When I heard that Hershey’s would be closing down two of it’s subsidiary artisanal chocolatiers, I knew I had to make the effort to try them before it was too late. The two companies facing extinction are Scharffen Berger and Joseph Schmidt Confections, both of whom were independent until Hershey’s bought them out in 2005. The whole thing is quite sad really.
I could go on a rant on my extreme distaste of this situation, but I’ll save my breath and your time. You can read the history of the company here at Wikipedia, who does it more succinctly than I could here.
I was lucky to find this collection of Joseph Schmidt’s truffles at Wegman’s during their big post Valentines Day sales. Since they were on sale, I figured it was a good of a time as any to give this dying breed of chocolate a taste test. I would have been tow lazy to put an order in on the website as it is, so it works out better this way.
The truffles (I’d prefer to call them bonbons, but the website refers to them as truffles, so I digress) are gorgeous to look at. The box protects each one beautifully, with each having it’s own well to sit in to keep the pieces of shuffling around. They are all unique, no two look alike. The only similarities they share are the shape: a large sound dome with a flat bottom. The tag lists the flavor, but no key saying which was which.
All Dark: Plain looking with dark cross-crossed lines on them. It’s just a dark creamy bittersweet chocolate with nice notes of cream, caramel, raspberries and coconut.
All Milk: Milk chocolate with white lines and dots on top. The milk chocolate is awesome: sweet, creamy, with nice notes of caramel, coffee. The ganache echoes the flavors to the shell, but is much milder and creamier. Loved this one, so delicious in its simplicity.
Champagne: Milk chocolate with a creamy colored spot on the very top. It immediately has an sweet, alcoholic flavor to it: tasting lightly of grapes and strawberries that mixes in with the smooth milk chocolate ganache. Something about the flavor reminds me of chocolate ice cream.
Sea Salt Caramel: Dark chocolate with a little hollow in the very top filled with salt crystals. The inside tastes more fruity than of caramel. It’s very rich and interestingly has plum notes to it.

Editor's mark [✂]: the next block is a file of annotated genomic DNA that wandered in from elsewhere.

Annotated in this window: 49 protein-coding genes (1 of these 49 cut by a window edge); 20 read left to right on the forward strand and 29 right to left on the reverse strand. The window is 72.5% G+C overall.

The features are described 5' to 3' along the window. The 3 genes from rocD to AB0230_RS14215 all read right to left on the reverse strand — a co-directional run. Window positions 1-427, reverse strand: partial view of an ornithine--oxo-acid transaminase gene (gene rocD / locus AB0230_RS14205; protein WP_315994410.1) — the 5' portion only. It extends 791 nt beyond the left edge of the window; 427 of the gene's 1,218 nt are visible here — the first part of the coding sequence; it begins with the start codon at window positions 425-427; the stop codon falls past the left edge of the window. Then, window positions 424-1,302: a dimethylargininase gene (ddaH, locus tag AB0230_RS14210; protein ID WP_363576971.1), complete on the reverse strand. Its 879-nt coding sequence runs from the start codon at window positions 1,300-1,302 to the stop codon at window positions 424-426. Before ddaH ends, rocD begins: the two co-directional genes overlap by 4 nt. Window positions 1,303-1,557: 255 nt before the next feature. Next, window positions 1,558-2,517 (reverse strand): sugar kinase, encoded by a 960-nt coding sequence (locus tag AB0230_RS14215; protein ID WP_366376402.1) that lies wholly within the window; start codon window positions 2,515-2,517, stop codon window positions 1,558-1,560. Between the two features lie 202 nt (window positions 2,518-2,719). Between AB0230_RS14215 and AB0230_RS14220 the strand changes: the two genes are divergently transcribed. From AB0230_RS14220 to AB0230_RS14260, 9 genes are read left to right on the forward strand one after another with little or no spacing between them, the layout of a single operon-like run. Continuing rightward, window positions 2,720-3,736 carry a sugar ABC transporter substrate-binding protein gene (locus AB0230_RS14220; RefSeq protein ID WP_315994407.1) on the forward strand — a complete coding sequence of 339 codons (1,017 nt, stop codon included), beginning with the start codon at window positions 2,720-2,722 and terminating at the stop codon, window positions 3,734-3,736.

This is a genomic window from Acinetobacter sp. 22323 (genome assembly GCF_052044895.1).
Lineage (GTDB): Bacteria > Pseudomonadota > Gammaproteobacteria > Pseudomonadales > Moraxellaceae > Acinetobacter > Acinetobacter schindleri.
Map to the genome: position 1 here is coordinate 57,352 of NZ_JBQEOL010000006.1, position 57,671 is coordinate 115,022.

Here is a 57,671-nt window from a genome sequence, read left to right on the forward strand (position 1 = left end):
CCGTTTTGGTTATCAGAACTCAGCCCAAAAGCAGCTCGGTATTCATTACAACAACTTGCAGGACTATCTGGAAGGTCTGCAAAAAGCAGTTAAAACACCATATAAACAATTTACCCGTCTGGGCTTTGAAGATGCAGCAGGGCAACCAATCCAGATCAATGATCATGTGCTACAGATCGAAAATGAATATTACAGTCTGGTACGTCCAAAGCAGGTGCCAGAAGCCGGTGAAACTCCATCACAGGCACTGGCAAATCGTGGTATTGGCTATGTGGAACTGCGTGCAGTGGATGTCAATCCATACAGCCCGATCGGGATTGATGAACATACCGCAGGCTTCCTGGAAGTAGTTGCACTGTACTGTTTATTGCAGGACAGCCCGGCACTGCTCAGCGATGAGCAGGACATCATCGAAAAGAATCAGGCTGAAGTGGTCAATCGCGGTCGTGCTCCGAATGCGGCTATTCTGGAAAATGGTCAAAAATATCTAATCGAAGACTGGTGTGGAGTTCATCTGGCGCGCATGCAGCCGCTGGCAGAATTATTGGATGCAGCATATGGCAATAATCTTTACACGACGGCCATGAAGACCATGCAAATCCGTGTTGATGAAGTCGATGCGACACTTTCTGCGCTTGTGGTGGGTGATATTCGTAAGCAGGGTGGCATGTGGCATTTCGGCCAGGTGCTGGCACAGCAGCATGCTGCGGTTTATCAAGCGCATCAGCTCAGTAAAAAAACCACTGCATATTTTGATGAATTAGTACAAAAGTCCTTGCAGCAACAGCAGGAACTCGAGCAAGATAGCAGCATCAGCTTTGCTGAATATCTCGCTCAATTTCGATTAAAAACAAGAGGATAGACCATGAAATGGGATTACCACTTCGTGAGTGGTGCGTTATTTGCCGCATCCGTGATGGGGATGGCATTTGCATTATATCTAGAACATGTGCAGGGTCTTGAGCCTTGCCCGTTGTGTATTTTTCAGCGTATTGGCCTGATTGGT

Wild Strawberry: Milk chocolate with a pink dot on top. The flavor is immediately fruity and jam-like. It’s very sweet yet has a nice tart edge to it.
Dark Raspberry: Plain with multiple white lines crossing at the top. The ganache has a wonderfully tart, strawberry jam flavor to it. It’s really more tart than sweet and it really overpowers the chocolate. I’m surprised at the tartness of it. It’s very flavorful ad juicy and pairs well with the chocolate shell.
Hazelnut: The easiest of them all to distinguish: milk chocolate with a raw hazelnut plopped on top and drizzled with lines of chocolate. The milk chocolate is smooth, creamy and sweet. The ganache has a nutty, almost alcoholic flavor. I expected something more like Nutella, but it’s so far from it. It’s more roasted nut flavors and cream, like a hazelnut coffee.
Grand Marnier(r): The shell is dark chocolate with the design of a white chocolate X on top. The dark chocolate is deep, rich and sweet. The ganache center is smooth and creamy, and I get a nice, mellow orange flavor to it. No hint of alcohol of all.
Irish Cream: Mottled with white chocolate and darker chocolate flecks on top, so it reminded me of a bird’s egg. Quite pretty. The ganache inside is perfectly smooth and carried the Irish Cream flavor slightly. It doesn’t has a slight alcoholic burn to it, and that nice, lightly coffee boozy flavor I associate with Bailey’s. Lovely, really nicely balanced with the flavors of the smooth chocolate.
Tiramisu: Milk chocolate with white chocolate and dark chocolate lines and dots. This one I couldn’t tell if it was meant to be tiramisu or champagne, but this had a tinge more coffee flavor to it, so I decided it must be the former. You taste the alcohol with this fruity bitterness and a hint of coffee. It pairs beautifully with the dark chocolate ganache and the milk chocolate shell.
Double Latte: Beautiful white chocolate shell with a large milk chocolate spot on top. Smells extremely milky. The flavor is strong of coffee with the ganache tasting of a smooth, creamy, medium-bodied roast. So fresh and terribly flavorful.